The Frechet distribution

The Frechet distribution gives the Ricardian model in Eaton and Kortum (2002) relatively simple, closed form solutions. Here, we explore some of its properties.

In [22]:
%matplotlib inline

import numpy as np
import math
import matplotlib.pyplot as plt

The distribution

$$ F_i(z)=\mathrm{prob}(z_i(k)\leq z)=e^{-T_iz^{-\theta}}$$

If $\theta>1$, the mean is $$\mu = T^{\frac{1}{\theta}}\Gamma\left(1-\theta^{-1}\right),$$ and, if $\theta>2$, the variance is $$\sigma^2 = T^{\frac{2}{\theta}}\left\{ \Gamma\left(1-2\theta^{-1} \right)-\left[\Gamma\left(1-\theta^{-1} \right)\right]^2 \right\},$$ where the gamma function is defined as $$\Gamma(z) = \int_0^\infty \!\! x^{z-1}e^{-x}\,dx,$$ which is approximated numerically in these exercises using math.gamma().

Notice that the mean and variance are functions of both $T$ and $\theta$.

In [23]:
# The Frechet pdf
def pdf(x, theta, T):
    return math.exp(-T*x**(-theta))*T*theta*x**(-theta-1)

# The inverse of the Frechet cdf.  For drawing random Frechet numbers.
def cdf_inv(u,theta,T):
    return (-1/T*math.log(u))**(-1/theta)

How $\theta$ and $T$ change the distribution

Let's start with the $T$ parameter.

In [24]:
xs=np.linspace(0.01,5,100)

# Example: theta = 4, T = 3
theta1 = 4
T1 = 3

# create a list of the pdf value for each x
ys = [pdf(x,theta1,T1) for x in xs]      

fig, ax = plt.subplots(figsize=(12,6))
ax.plot(xs, ys, color='blue', linewidth=2, label='T=3')
ax.text( 0.7, 0.8, 'T=3', fontsize=16)

# The mean
# ax.axvline(x=T1**(1/theta1)*math.gamma(1-1/theta1), color='blue', linestyle='--')

# Now increase T
T2 = 10
ys = [pdf(x,theta1,T2) for x in xs]
ax.plot(xs, ys, color='red', linewidth=2)
ax.text( 2.1, 0.6, 'T=10', fontsize=16)
# The mean
# ax.axvline(x=T2**(1/theta1)*math.gamma(1-1/theta1), color='red', linestyle='--')

ax.spines['top'].set_visible(False)
ax.spines['right'].set_visible(False)
ax.set_title('Frechet pdf with different T values (theta = 4)')


plt.show()

As we increase $T$, the distribution moves to the right. This is changing both the mean and the variance.

The $\theta$ parameter

Now, let's experiment with the $\theta$ parameter. Plot the pdfs with different thetas, and hold the T parameter fixed.

In [25]:
# Example: theta = 4, T = 3
T1 = 3
theta1 = 4

# create a list of the pdf value for each x
ys = [pdf(x,theta1,T1) for x in xs]      

fig, ax = plt.subplots(figsize=(12,6))
ax.plot(xs, ys, color='blue', linewidth=2, label='T=3')
ax.text( 2, 0.4, 'theta=4', fontsize=16)

# The mean
# ax.axvline(x=T1**(1/theta1)*math.gamma(1-1/theta1), color='blue', linestyle='--')

# Now increase theta
theta2 = 8
ys=[pdf(x,theta2,T1) for x in xs]

# The mean
# ax.axvline(x=T1**(1/theta2)*math.gamma(1-1/theta2), color='red', linestyle='--')

ax.plot(xs, ys, color='red', linewidth=2)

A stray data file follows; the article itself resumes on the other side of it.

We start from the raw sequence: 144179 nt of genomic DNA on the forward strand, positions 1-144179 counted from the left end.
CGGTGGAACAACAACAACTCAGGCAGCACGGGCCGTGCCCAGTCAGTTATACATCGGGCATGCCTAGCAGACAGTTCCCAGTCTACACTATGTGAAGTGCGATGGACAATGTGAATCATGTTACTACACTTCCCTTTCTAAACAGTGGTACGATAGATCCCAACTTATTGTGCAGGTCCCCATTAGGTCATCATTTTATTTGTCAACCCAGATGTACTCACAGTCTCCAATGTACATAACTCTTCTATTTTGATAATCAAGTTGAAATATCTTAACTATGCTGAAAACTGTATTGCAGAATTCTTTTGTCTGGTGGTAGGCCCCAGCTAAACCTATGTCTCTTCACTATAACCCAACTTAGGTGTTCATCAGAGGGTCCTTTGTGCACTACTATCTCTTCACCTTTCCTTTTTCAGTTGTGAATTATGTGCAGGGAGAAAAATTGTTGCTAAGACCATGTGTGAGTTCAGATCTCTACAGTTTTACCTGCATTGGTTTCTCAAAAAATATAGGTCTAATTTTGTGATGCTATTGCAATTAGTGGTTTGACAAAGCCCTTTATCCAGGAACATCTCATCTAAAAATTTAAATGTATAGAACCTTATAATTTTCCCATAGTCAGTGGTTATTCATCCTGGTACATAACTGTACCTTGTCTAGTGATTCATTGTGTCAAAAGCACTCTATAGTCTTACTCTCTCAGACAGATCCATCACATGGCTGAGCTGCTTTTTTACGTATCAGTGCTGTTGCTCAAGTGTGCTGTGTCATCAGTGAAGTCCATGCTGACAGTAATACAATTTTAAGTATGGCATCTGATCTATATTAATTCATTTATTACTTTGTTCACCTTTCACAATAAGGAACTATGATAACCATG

plt.text(1.35,2,'theta = 8', fontsize=16)
ax.spines['top'].set_visible(False)
ax.spines['right'].set_visible(False)
ax.set_title('Frechet pdf with different thetas (T=3)')
plt.show()

The max over Frechet is Frechet

$$\Phi_n = \sum_{i=1}^N T_i [w_i(1+\tau_{ni})]^{-\theta}$$

This is the result of taking the max over Frechet-distributed random variables. This bit of code below demonstrates this property.

To make things simple, suppose that all the countries are identical. $$\Phi_n= N \times T [w(1+\tau)]^{-\theta}$$ and that $\tau=0$ and $w=1$. $$\Phi_n=N \times T$$

In [26]:
'''
This bit of code demonstrates that the max over Frechet draws is also distributed
Frechet, but with a different level parameter.  To do so, we'll draw some random
numbers, take the max, and plot the historgram.
'''
# Plot the theoretical distribution when = 0
only_hist = 1

# Draw Random numbers 
K = 100      # number of goods
N = 3           # number of "countries" (draws per good)
T = 2           # level parameter
theta = 4       # original shape parameter

# Draw uniform random, nubers.
uni = np.random.rand(K,N)

# Convert to Frechet randoms (probably a better python way to do this)
z = np.zeros((K,N))
for i in range(0,K):
    for j in range(0,N):
        z[i,j] = cdf_inv(uni[i,j],theta,T)
 
 
# Take max for each good  (I hard coded N=3 here. I need to up my python skills.)
max_draw=[max(z[i,0], z[i,1], z[i,2]) for i in range(0,K) ]     
        
# Plot the histogram.  As we increase K, this should look better and better.
fig, ax = plt.subplots(figsize=(12,6))
ax.hist(max_draw, bins=400, normed=True, range=(0,25), alpha=0.5)
ax.spines['top'].set_visible(False)
ax.spines['right'].set_visible(False)
plt.axis([0,10,0,1])
plt.title('Historgam of max over random draws')
    
if only_hist == 0:
    # This is the theoretical distribution.  It is a Frechet with the level parameter
    # summed over the number of draws per good --- in this case, 3
    TT = N * T
    y = [pdf(x, theta, TT) for x in xs]
   
    # Plot the theoretical distribution
    plt.plot(xs,y,color='red', lw=2)
    plt.text(2.5,0.5,'red line is Frechet with T\' = N*T')
    
plt.show()
C:\Users\kimru\Anaconda3\lib\site-packages\matplotlib\axes\_axes.py:6521: MatplotlibDeprecationWarning: 
The 'normed' kwarg was deprecated in Matplotlib 2.1 and will be removed in 3.1. Use 'density' instead.
  alternative="'density'", removal="3.1")